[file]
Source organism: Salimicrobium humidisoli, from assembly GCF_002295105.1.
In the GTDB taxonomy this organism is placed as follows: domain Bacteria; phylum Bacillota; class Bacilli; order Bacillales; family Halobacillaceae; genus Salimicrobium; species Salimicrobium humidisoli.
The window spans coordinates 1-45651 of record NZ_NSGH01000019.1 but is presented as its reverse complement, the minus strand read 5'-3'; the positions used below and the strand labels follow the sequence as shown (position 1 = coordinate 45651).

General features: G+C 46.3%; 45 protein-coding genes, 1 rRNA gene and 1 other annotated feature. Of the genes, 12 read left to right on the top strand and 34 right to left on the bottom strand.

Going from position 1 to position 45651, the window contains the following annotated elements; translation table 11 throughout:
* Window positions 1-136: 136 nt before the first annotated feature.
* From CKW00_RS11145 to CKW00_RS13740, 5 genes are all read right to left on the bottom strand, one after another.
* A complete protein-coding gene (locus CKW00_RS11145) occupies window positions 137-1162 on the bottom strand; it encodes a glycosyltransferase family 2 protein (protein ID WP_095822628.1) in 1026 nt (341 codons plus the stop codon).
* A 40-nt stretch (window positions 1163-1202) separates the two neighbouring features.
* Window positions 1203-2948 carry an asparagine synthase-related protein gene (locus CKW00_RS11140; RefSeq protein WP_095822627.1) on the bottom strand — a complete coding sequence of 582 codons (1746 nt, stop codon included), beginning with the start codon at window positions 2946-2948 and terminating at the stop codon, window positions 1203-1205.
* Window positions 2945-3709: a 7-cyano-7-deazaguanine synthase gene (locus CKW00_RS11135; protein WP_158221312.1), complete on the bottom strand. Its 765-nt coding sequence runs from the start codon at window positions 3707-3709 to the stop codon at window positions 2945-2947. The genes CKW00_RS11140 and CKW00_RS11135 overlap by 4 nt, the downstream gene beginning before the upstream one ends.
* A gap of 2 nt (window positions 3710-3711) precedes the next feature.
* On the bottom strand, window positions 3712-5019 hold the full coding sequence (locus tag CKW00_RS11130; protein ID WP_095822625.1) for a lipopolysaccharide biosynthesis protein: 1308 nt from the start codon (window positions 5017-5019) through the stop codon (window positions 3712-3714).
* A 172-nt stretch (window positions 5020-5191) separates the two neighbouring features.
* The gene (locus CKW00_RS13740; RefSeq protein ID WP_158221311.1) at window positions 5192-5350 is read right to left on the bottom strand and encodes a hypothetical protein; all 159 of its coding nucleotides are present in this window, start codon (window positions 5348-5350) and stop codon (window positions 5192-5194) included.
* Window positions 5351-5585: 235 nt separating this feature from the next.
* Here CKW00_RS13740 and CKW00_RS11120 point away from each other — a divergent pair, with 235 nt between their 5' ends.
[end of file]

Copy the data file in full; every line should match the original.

Source organism: Salimicrobium humidisoli, from assembly GCF_002295105.1.
In the GTDB taxonomy this organism is placed as follows: domain Bacteria; phylum Bacillota; class Bacilli; order Bacillales; family Halobacillaceae; genus Salimicrobium; species Salimicrobium humidisoli.
The window spans coordinates 1-45651 of record NZ_NSGH01000019.1 but is presented as its reverse complement, the minus strand read 5'-3'; the positions used below and the strand labels follow the sequence as shown (position 1 = coordinate 45651).

General features: G+C 46.3%; 45 protein-coding genes, 1 rRNA gene and 1 other annotated feature. Of the genes, 12 read left to right on the top strand and 34 right to left on the bottom strand.

Going from position 1 to position 45651, the window contains the following annotated elements; translation table 11 throughout:
* Window positions 1-136: 136 nt before the first annotated feature.
* From CKW00_RS11145 to CKW00_RS13740, 5 genes are all read right to left on the bottom strand, one after another.
* A complete protein-coding gene (locus CKW00_RS11145) occupies window positions 137-1162 on the bottom strand; it encodes a glycosyltransferase family 2 protein (protein ID WP_095822628.1) in 1026 nt (341 codons plus the stop codon).
* A 40-nt stretch (window positions 1163-1202) separates the two neighbouring features.
* Window positions 1203-2948 carry an asparagine synthase-related protein gene (locus CKW00_RS11140; RefSeq protein WP_095822627.1) on the bottom strand — a complete coding sequence of 582 codons (1746 nt, stop codon included), beginning with the start codon at window positions 2946-2948 and terminating at the stop codon, window positions 1203-1205.
* Window positions 2945-3709: a 7-cyano-7-deazaguanine synthase gene (locus CKW00_RS11135; protein WP_158221312.1), complete on the bottom strand. Its 765-nt coding sequence runs from the start codon at window positions 3707-3709 to the stop codon at window positions 2945-2947. The genes CKW00_RS11140 and CKW00_RS11135 overlap by 4 nt, the downstream gene beginning before the upstream one ends.
* A gap of 2 nt (window positions 3710-3711) precedes the next feature.
* On the bottom strand, window positions 3712-5019 hold the full coding sequence (locus tag CKW00_RS11130; protein ID WP_095822625.1) for a lipopolysaccharide biosynthesis protein: 1308 nt from the start codon (window positions 5017-5019) through the stop codon (window positions 3712-3714).
* A 172-nt stretch (window positions 5020-5191) separates the two neighbouring features.
* The gene (locus CKW00_RS13740; RefSeq protein ID WP_158221311.1) at window positions 5192-5350 is read right to left on the bottom strand and encodes a hypothetical protein; all 159 of its coding nucleotides are present in this window, start codon (window positions 5348-5350) and stop codon (window positions 5192-5194) included.
* Window positions 5351-5585: 235 nt separating this feature from the next.
* Here CKW00_RS13740 and CKW00_RS11120 point away from each other — a divergent pair, with 235 nt between their 5' ends.